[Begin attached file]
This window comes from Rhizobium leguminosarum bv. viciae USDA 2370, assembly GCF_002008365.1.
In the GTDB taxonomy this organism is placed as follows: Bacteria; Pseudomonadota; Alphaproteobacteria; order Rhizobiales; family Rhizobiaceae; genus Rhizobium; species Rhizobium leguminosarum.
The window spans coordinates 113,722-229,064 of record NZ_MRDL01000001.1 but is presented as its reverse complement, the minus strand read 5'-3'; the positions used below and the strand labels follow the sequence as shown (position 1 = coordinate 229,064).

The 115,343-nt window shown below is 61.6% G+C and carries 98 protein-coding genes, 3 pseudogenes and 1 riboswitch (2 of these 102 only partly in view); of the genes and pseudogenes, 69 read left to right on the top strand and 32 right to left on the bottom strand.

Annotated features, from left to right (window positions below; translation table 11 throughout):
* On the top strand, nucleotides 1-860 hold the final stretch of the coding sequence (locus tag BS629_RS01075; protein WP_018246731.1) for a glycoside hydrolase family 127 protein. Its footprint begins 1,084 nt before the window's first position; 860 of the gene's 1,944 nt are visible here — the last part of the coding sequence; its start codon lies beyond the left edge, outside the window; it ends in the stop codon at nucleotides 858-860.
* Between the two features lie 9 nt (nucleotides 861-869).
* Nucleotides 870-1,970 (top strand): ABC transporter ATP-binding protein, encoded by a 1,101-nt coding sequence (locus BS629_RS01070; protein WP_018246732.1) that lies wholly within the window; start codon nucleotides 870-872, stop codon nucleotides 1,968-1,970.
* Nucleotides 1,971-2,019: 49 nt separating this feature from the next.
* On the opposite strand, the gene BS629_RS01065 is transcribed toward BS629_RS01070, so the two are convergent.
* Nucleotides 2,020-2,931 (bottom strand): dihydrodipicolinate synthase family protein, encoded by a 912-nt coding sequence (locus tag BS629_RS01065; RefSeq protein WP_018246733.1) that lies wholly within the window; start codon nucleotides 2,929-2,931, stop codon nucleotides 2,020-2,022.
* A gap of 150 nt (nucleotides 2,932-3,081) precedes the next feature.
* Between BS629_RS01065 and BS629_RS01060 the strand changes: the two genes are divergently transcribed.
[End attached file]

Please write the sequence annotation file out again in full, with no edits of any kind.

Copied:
This window comes from Rhizobium leguminosarum bv. viciae USDA 2370, assembly GCF_002008365.1.
In the GTDB taxonomy this organism is placed as follows: Bacteria; Pseudomonadota; Alphaproteobacteria; order Rhizobiales; family Rhizobiaceae; genus Rhizobium; species Rhizobium leguminosarum.
The window spans coordinates 113,722-229,064 of record NZ_MRDL01000001.1 but is presented as its reverse complement, the minus strand read 5'-3'; the positions used below and the strand labels follow the sequence as shown (position 1 = coordinate 229,064).

The 115,343-nt window shown below is 61.6% G+C and carries 98 protein-coding genes, 3 pseudogenes and 1 riboswitch (2 of these 102 only partly in view); of the genes and pseudogenes, 69 read left to right on the top strand and 32 right to left on the bottom strand.

Annotated features, from left to right (window positions below; translation table 11 throughout):
* On the top strand, nucleotides 1-860 hold the final stretch of the coding sequence (locus tag BS629_RS01075; protein WP_018246731.1) for a glycoside hydrolase family 127 protein. Its footprint begins 1,084 nt before the window's first position; 860 of the gene's 1,944 nt are visible here — the last part of the coding sequence; its start codon lies beyond the left edge, outside the window; it ends in the stop codon at nucleotides 858-860.
* Between the two features lie 9 nt (nucleotides 861-869).
* Nucleotides 870-1,970 (top strand): ABC transporter ATP-binding protein, encoded by a 1,101-nt coding sequence (locus BS629_RS01070; protein WP_018246732.1) that lies wholly within the window; start codon nucleotides 870-872, stop codon nucleotides 1,968-1,970.
* Nucleotides 1,971-2,019: 49 nt separating this feature from the next.
* On the opposite strand, the gene BS629_RS01065 is transcribed toward BS629_RS01070, so the two are convergent.
* Nucleotides 2,020-2,931 (bottom strand): dihydrodipicolinate synthase family protein, encoded by a 912-nt coding sequence (locus tag BS629_RS01065; RefSeq protein WP_018246733.1) that lies wholly within the window; start codon nucleotides 2,929-2,931, stop codon nucleotides 2,020-2,022.
* A gap of 150 nt (nucleotides 2,932-3,081) precedes the next feature.
* Between BS629_RS01065 and BS629_RS01060 the strand changes: the two genes are divergently transcribed.